[Ask the Gulch] Gulch points, one more time. Can anyone help clarify?

Posted by Bethesda-gal 3 years, 11 months ago to Ask the Gulch
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Since the recent post about points I've been trying to understand better, so I read the FAQ page and it doesn't look like people are following the FAQ guidelines re: voting things up or down. Can anyone help clarify?


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    Posted by  $  richrobinson 3 years, 11 months ago
    First post and a good question. Most of the replies I have read concerning voting are similar. Most Gulchers up vote interesting comments that are relevant and on message. I, and others, regularly up vote comments we don't agree with but we believe they added to the discussion. I have also noticed Gulchers are. reluctant to use the down vote. It's like we are saving them for something. Most down votes are cast for personal attacks or comments way off topic. Hope this helps.
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    • Posted by 3 years, 11 months ago
      Thanks Rich. Yes, the FAQ suggests up voting replies that add to the discussion even if not agreed with, but that is not what I have noticed. Perhaps it's a case of "you find what you are looking for" but I'd be curious if you or anyone would take a moment to randomly scan the new or hot topics and look at the points and see if you see more plusses or minuses. I'm seeing a lot of down votes, that I can't figure out why, or how they're different from posts that are up-voted. Plus, the FAQ suggests that down votes are accompanied by a comment explaining the basis for the down vote which I'm not sure consistently happens. A recent discussion in the politics category, which generated a huge number of replies, including some from me which were down-voted (I don't believe my comments were attacks or off-topic) and now I can't seem to access that discussion at all and still wondering the how and the why. I'm definitely still trying to crack this Gulch code... :)
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      • Posted by nsnelson 3 years, 11 months ago
        I've noticed the same thing. It is painfully obvious when people bring up topics unpopular here in the Gulch (e.g., religion, abortion, etc.). These type of comments are very quickly down-voted, even if the comment makes a point constructive to the debate at hand.

        Generally, I like to think that Objectivists are interested in pursuing the truth, wherever that may lead them, even being patient to deal with people's ignorance, even being willing to look past arrogance and rudeness. Objectivists should have a thick skin, being able to see through the crap and cut to the issue. But that is not always the case.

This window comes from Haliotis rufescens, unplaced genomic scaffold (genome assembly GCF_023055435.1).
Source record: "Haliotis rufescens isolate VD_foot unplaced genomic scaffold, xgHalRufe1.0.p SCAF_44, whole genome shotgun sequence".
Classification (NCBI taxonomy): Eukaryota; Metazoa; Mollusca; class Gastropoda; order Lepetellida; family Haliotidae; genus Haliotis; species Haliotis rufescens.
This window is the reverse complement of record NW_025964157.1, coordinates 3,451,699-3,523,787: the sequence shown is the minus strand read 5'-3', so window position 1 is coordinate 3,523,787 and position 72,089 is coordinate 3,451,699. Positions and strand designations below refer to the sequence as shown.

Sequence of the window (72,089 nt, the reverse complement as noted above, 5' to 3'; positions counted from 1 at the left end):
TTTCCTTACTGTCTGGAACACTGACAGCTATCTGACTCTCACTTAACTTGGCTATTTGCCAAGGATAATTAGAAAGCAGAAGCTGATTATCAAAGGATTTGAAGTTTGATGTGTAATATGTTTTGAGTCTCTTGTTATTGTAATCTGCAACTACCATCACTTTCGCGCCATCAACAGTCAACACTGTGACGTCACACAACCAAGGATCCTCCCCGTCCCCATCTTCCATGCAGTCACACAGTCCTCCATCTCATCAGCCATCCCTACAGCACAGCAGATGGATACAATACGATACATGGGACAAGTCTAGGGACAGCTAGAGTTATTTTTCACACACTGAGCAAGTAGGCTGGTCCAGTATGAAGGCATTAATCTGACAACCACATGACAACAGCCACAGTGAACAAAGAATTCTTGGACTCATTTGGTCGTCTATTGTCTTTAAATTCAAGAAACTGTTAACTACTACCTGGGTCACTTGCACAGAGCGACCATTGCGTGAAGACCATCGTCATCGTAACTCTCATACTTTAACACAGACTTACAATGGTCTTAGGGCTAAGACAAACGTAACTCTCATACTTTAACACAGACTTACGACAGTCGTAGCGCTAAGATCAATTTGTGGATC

That said, I think the system described in the FAQ is good, and is followed (except in a relatively few hot-topic exceptions). Regardless of what others do, I encourage you to be pro-active in following the system. Up-vote comments you find constructive. Use the down-vote not just from things you don't like, or from things you wish you hadn't seen, but in particular for comments that distract from the real issue. When you down-vote, it may be helpful to indicate why you did that.
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        • Posted by  $  sjatkins 3 years, 11 months ago
          Pursuing the truth does not mean upvoting a well represented argument for what one is sure is quite wrong. Telling people they are doing it wrong for providing honesty feedback itself deserves a down vote.
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          • Posted by nsnelson 3 years, 11 months ago
            Did I understand you correctly: you down-voted my answer because you disagree? Too bad you can't down-vote the FAQ that explains the same thing.

            But I don't think you understood me. Of course I encourage you to give honest feedback. I just don't think that up/down-voting is always the proper way to do this. The best way is to leave a comment expressing your feedback, engaging in the discussion, like you did here. But voting should be reserved for questions like: is this worth seeing? is it constructive to the topic at hand? I suggest that if you found it worth engaging in discussion, then it is worth other people seeing too. There have been many times that I answered in disagreement but up-voted, because I want other people to see it and engage in it too. This is an example (I up-voted your comment).